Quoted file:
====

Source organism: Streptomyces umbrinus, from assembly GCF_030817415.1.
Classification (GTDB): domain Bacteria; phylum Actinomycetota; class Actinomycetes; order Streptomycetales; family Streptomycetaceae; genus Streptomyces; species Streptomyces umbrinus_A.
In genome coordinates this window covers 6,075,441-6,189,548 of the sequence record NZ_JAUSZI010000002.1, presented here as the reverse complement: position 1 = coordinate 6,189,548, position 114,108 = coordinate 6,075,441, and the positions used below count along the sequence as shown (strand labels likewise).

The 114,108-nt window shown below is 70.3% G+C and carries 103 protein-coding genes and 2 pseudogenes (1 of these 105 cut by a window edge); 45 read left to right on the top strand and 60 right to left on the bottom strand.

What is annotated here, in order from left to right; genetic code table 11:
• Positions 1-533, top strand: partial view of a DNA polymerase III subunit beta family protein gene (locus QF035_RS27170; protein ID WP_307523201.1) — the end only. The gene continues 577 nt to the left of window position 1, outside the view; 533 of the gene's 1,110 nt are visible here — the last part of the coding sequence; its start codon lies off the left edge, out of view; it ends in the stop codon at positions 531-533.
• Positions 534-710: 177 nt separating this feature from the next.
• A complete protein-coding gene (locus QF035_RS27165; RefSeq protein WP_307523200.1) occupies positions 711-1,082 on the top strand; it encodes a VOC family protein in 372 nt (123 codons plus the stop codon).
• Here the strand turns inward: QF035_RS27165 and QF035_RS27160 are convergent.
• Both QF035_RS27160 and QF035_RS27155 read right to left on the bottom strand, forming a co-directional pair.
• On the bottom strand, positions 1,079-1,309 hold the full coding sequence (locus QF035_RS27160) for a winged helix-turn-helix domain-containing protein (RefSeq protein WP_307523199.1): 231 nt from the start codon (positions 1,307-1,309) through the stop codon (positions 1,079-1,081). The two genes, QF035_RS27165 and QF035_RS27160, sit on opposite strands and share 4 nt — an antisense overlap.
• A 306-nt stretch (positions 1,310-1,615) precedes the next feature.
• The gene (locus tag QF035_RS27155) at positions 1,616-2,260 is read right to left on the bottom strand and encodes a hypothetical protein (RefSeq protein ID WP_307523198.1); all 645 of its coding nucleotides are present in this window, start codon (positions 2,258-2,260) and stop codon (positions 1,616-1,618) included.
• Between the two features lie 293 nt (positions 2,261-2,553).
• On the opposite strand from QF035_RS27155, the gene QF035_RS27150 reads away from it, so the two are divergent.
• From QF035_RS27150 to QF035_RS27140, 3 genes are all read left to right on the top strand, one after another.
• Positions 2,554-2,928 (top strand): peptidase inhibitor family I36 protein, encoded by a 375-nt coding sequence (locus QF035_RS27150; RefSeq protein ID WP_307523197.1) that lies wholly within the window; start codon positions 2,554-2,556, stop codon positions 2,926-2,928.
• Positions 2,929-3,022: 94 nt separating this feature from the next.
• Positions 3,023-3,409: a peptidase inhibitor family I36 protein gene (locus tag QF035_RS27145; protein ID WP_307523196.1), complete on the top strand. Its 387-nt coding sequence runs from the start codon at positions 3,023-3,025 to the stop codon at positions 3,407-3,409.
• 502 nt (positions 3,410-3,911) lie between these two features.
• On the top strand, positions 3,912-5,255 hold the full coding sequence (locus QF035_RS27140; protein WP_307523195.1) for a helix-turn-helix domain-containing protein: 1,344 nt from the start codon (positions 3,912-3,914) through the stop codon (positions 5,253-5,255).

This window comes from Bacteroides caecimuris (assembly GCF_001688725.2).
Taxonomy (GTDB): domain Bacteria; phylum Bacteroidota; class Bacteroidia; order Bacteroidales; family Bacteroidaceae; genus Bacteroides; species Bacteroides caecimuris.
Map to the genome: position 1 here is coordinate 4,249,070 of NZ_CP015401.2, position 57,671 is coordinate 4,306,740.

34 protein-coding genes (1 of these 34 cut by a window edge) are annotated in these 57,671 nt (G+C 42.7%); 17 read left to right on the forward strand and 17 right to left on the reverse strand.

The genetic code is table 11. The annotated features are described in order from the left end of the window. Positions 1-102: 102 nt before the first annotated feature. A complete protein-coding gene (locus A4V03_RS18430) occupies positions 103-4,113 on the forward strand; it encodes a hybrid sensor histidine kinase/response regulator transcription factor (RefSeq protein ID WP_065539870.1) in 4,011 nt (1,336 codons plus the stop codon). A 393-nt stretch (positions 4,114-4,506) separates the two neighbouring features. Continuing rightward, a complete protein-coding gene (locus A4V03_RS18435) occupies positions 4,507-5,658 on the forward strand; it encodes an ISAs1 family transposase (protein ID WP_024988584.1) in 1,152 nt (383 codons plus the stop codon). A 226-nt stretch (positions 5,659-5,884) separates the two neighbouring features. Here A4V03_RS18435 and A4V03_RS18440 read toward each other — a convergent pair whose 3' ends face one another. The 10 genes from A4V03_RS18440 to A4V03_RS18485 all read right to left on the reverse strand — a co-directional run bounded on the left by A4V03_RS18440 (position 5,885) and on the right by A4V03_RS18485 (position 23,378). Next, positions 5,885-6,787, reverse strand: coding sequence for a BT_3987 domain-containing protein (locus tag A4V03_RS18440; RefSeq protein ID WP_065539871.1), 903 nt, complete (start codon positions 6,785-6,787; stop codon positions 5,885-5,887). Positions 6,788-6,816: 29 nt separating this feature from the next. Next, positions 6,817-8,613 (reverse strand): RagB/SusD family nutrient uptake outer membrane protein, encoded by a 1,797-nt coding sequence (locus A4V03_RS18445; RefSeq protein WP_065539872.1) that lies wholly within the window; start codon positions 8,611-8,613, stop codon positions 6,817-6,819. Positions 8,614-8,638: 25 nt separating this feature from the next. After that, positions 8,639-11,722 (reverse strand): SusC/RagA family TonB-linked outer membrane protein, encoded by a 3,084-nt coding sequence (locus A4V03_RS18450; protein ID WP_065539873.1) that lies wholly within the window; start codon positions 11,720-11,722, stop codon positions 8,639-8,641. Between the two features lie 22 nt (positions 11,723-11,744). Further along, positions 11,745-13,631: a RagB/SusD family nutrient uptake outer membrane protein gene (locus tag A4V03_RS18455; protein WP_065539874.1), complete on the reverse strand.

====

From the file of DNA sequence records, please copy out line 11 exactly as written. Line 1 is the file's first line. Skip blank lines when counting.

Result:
• On the bottom strand, positions 1,079-1,309 hold the full coding sequence (locus QF035_RS27160) for a winged helix-turn-helix domain-containing protein (RefSeq protein WP_307523199.1): 231 nt from the start codon (positions 1,307-1,309) through the stop codon (positions 1,079-1,081). The two genes, QF035_RS27165 and QF035_RS27160, sit on opposite strands and share 4 nt — an antisense overlap.